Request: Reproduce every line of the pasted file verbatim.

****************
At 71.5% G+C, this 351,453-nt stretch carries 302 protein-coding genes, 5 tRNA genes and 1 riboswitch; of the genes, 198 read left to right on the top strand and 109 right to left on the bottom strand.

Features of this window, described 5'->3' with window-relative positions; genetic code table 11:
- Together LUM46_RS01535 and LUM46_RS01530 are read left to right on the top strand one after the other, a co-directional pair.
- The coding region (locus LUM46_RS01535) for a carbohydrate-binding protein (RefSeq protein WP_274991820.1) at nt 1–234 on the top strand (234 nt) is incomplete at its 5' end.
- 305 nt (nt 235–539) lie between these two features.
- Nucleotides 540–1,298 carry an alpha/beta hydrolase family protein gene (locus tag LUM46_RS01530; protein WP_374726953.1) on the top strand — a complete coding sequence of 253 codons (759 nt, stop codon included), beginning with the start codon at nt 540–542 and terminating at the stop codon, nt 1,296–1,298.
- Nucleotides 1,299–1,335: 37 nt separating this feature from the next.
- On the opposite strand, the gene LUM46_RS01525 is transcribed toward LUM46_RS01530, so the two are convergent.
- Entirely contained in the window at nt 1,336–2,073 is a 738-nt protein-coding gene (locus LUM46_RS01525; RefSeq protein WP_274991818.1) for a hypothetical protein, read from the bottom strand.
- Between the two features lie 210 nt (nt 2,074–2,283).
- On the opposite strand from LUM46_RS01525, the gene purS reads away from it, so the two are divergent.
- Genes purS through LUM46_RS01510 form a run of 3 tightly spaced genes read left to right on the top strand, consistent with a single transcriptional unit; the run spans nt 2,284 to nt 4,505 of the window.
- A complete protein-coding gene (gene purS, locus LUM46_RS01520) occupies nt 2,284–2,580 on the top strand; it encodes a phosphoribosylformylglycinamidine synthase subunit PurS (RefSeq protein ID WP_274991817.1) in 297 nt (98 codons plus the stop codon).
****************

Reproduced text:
At 71.5% G+C, this 351,453-nt stretch carries 302 protein-coding genes, 5 tRNA genes and 1 riboswitch; of the genes, 198 read left to right on the top strand and 109 right to left on the bottom strand.

Features of this window, described 5'->3' with window-relative positions; genetic code table 11:
- Together LUM46_RS01535 and LUM46_RS01530 are read left to right on the top strand one after the other, a co-directional pair.
- The coding region (locus LUM46_RS01535) for a carbohydrate-binding protein (RefSeq protein WP_274991820.1) at nt 1–234 on the top strand (234 nt) is incomplete at its 5' end.
- 305 nt (nt 235–539) lie between these two features.
- Nucleotides 540–1,298 carry an alpha/beta hydrolase family protein gene (locus tag LUM46_RS01530; protein WP_374726953.1) on the top strand — a complete coding sequence of 253 codons (759 nt, stop codon included), beginning with the start codon at nt 540–542 and terminating at the stop codon, nt 1,296–1,298.
- Nucleotides 1,299–1,335: 37 nt separating this feature from the next.
- On the opposite strand, the gene LUM46_RS01525 is transcribed toward LUM46_RS01530, so the two are convergent.
- Entirely contained in the window at nt 1,336–2,073 is a 738-nt protein-coding gene (locus LUM46_RS01525; RefSeq protein WP_274991818.1) for a hypothetical protein, read from the bottom strand.
- Between the two features lie 210 nt (nt 2,074–2,283).
- On the opposite strand from LUM46_RS01525, the gene purS reads away from it, so the two are divergent.
- Genes purS through LUM46_RS01510 form a run of 3 tightly spaced genes read left to right on the top strand, consistent with a single transcriptional unit; the run spans nt 2,284 to nt 4,505 of the window.
- A complete protein-coding gene (gene purS, locus LUM46_RS01520) occupies nt 2,284–2,580 on the top strand; it encodes a phosphoribosylformylglycinamidine synthase subunit PurS (RefSeq protein ID WP_274991817.1) in 297 nt (98 codons plus the stop codon).